Raspberries need to be dealt with before the end of February. For summer fruiting varieties, the branches that carried fruit last season should be cut down to the ground – I did this in November. The new growth should be left as these will hold raspberries this summer – this growth is known as “floricane”. ¬†My summer raspberry bed was very weedy and the soil level quite low, so I weeded carefully – so as not to disrupt the shallow roots – and added a 2 inch layer of composted manure.

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Unlike summer varieties, canes of autumn raspberries like ‘All Gold’ need to be cut down to the ground now

Autumn raspberries need to be treated differently. I weeded and mulched my bed first, and then cut every cane down to soil level – this is because autumn raspberries are “primocane”, meaning they fruit on branches grown in the same season. Putting composted manure on both types of raspberries should mean they fruit well.

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Rejuvenate strawberries by clearing any dead leaves, potting up spare runners and adding well-rotted manure or compost

Next, strawberries. I grow mine in pots – partly to save on space but also because it is easier to keep the slugs off. You should tidy up and remove dead leaves from strawberries in autumn so they don’t harbour disease, but more leaves may have died off by now so they need to be removed. Strawberries, particularly those in pots, will respond well to plenty of compost or rotted manure around the plants to rejuvenate them. They will also have grown new runners – mine had some shooting off across paths into the quince bed – so cut these runners off and replant them in a new pot or part of the bed to enjoy your free plants.

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There’s just a few weeks left to plant bare root fruit trees like this nectarine ‘Lord Napier’

As well as the apples and pears (see above), I bought my first nectarine to grow in a very sunny and warm spot at the back of my daughter’s playhouse. As it is a Prunus species, it must not be pruned in winter. I will train its lateral branches sideways in a few weeks and prune it in June, when the first tiny fruits should be appearing. It will then be pruned again after fruiting.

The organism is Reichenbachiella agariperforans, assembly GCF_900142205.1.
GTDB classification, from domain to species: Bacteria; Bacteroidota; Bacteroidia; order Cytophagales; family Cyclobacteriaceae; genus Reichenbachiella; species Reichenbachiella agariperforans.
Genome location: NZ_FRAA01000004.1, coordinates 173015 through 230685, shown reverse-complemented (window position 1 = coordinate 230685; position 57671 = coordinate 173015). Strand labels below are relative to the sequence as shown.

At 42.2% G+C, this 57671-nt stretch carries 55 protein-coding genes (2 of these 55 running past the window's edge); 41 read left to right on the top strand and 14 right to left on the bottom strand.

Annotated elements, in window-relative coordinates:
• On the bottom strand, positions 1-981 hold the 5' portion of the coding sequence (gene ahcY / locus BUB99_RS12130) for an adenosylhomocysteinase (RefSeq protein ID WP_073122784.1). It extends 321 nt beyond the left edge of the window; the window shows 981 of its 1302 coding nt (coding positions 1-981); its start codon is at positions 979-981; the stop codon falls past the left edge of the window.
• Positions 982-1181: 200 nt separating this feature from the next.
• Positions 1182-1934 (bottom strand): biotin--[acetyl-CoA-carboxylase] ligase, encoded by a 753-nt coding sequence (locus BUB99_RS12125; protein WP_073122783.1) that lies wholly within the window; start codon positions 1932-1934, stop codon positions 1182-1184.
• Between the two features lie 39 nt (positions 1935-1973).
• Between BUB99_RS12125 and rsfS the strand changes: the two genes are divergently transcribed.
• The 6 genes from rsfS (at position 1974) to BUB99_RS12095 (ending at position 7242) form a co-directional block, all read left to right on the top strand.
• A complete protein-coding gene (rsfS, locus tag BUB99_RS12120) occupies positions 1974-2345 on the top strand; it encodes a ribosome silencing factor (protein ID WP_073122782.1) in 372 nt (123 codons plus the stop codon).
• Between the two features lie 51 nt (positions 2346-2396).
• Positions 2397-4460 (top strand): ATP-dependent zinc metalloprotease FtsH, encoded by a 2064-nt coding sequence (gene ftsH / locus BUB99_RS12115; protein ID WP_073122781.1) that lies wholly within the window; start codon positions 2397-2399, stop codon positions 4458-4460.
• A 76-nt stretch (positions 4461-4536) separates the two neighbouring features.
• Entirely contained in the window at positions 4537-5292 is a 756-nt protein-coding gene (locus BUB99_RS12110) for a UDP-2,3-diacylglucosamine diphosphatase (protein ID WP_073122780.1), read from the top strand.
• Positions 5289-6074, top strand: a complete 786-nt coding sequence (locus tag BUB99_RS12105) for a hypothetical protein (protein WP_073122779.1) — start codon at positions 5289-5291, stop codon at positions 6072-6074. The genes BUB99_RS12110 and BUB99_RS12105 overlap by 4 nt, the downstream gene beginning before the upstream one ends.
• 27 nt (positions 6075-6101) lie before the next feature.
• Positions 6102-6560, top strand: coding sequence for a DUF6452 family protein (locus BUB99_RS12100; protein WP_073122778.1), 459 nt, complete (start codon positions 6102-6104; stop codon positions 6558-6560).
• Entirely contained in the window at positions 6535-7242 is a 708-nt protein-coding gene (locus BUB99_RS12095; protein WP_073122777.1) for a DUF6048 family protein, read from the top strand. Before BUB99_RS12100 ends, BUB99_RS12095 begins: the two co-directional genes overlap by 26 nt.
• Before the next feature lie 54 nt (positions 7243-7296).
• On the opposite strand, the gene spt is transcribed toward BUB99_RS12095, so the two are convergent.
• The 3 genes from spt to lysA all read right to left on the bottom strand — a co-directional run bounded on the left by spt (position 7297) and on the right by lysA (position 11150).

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The first shoots of rhubarb break the blandness of black soil

Rhubarb is one of the best things about late winter – the bubblegum pink forced rhubarb from Yorkshire is delicious. I haven’t forced any of my plants this year because they are all relatively new, so I want to give them a chance to establish before forcing, which puts them under strain. The new shoots can be protected from frost with straw or a decent mulch of compost. The first sticks should be ready, under normal conditions, in March.

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Refresh asparagus beds with compost or well rotted manure and create new beds like this one from an old drawer where I’ll sow carrots

Another perennial, asparagus, needs to be nurtured into spring too: I fluffed up my two asparagus beds with a 2 inch layer of well rotted manure, after doing some delicate precision weeding. This year I hope to pick my first spears – I planted the crowns in 2013. I hope it will have been worth the wait. Next to one of the asparagus beds I have put an old drawer from a chest of drawers we were throwing out. This one is about a foot deep and I have filled it with soil to sow carrots next month.

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The dried seed heads of Sedum telephium ‘Autumn Joy’ which will be left for foraging insects and birds until the last moment

Even though it is tempting to clear away everything that is dead or is a relic from last season, some things are worth keeping until they are overtaken by new growth: this Sedum telephium ‘Autumn Joy’ has green leaves and bright pink flowers in late summer to autumn, which turn into these deep auburn seed heads that look stunning in the low winter sun. This is basically a cafe for insects and birds, so I will leave this as it is for as long as possible until the new shoots and leaves take over.